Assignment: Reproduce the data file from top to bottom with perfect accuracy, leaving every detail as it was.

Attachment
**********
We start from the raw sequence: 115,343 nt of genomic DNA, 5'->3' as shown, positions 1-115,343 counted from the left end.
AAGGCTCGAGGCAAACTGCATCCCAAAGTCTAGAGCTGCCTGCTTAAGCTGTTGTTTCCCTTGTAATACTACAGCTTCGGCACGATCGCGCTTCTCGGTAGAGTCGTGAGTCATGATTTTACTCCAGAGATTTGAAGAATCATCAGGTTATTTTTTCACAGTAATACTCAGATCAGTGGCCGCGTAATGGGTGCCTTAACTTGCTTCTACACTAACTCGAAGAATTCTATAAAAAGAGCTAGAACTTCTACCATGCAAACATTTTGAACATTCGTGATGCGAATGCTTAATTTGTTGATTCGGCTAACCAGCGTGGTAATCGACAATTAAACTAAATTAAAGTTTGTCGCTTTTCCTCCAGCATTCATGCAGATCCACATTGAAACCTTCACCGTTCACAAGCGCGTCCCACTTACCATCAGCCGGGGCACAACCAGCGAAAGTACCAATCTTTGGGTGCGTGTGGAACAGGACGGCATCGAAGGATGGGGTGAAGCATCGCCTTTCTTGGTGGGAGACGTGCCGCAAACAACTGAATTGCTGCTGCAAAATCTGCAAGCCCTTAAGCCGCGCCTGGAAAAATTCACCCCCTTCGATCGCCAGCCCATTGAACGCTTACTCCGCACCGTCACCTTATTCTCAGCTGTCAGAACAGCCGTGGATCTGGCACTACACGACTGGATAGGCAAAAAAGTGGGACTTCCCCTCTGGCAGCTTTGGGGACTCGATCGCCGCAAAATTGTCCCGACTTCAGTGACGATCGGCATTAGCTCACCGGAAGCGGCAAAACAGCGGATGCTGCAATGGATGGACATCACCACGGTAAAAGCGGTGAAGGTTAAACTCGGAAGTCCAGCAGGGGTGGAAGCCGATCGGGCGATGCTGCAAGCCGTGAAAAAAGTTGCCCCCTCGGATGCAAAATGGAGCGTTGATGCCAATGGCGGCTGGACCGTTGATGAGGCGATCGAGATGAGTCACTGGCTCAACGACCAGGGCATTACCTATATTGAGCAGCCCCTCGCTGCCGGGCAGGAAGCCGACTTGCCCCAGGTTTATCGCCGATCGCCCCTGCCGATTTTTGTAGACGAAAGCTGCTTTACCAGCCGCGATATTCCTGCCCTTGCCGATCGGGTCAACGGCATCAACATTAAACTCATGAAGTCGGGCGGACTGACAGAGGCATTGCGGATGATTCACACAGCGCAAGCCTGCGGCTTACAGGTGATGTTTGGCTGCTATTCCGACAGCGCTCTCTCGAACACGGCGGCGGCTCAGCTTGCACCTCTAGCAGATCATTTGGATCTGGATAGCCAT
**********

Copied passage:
We start from the raw sequence: 115,343 nt of genomic DNA, 5'->3' as shown, positions 1-115,343 counted from the left end.
AAGGCTCGAGGCAAACTGCATCCCAAAGTCTAGAGCTGCCTGCTTAAGCTGTTGTTTCCCTTGTAATACTACAGCTTCGGCACGATCGCGCTTCTCGGTAGAGTCGTGAGTCATGATTTTACTCCAGAGATTTGAAGAATCATCAGGTTATTTTTTCACAGTAATACTCAGATCAGTGGCCGCGTAATGGGTGCCTTAACTTGCTTCTACACTAACTCGAAGAATTCTATAAAAAGAGCTAGAACTTCTACCATGCAAACATTTTGAACATTCGTGATGCGAATGCTTAATTTGTTGATTCGGCTAACCAGCGTGGTAATCGACAATTAAACTAAATTAAAGTTTGTCGCTTTTCCTCCAGCATTCATGCAGATCCACATTGAAACCTTCACCGTTCACAAGCGCGTCCCACTTACCATCAGCCGGGGCACAACCAGCGAAAGTACCAATCTTTGGGTGCGTGTGGAACAGGACGGCATCGAAGGATGGGGTGAAGCATCGCCTTTCTTGGTGGGAGACGTGCCGCAAACAACTGAATTGCTGCTGCAAAATCTGCAAGCCCTTAAGCCGCGCCTGGAAAAATTCACCCCCTTCGATCGCCAGCCCATTGAACGCTTACTCCGCACCGTCACCTTATTCTCAGCTGTCAGAACAGCCGTGGATCTGGCACTACACGACTGGATAGGCAAAAAAGTGGGACTTCCCCTCTGGCAGCTTTGGGGACTCGATCGCCGCAAAATTGTCCCGACTTCAGTGACGATCGGCATTAGCTCACCGGAAGCGGCAAAACAGCGGATGCTGCAATGGATGGACATCACCACGGTAAAAGCGGTGAAGGTTAAACTCGGAAGTCCAGCAGGGGTGGAAGCCGATCGGGCGATGCTGCAAGCCGTGAAAAAAGTTGCCCCCTCGGATGCAAAATGGAGCGTTGATGCCAATGGCGGCTGGACCGTTGATGAGGCGATCGAGATGAGTCACTGGCTCAACGACCAGGGCATTACCTATATTGAGCAGCCCCTCGCTGCCGGGCAGGAAGCCGACTTGCCCCAGGTTTATCGCCGATCGCCCCTGCCGATTTTTGTAGACGAAAGCTGCTTTACCAGCCGCGATATTCCTGCCCTTGCCGATCGGGTCAACGGCATCAACATTAAACTCATGAAGTCGGGCGGACTGACAGAGGCATTGCGGATGATTCACACAGCGCAAGCCTGCGGCTTACAGGTGATGTTTGGCTGCTATTCCGACAGCGCTCTCTCGAACACGGCGGCGGCTCAGCTTGCACCTCTAGCAGATCATTTGGATCTGGATAGCCAT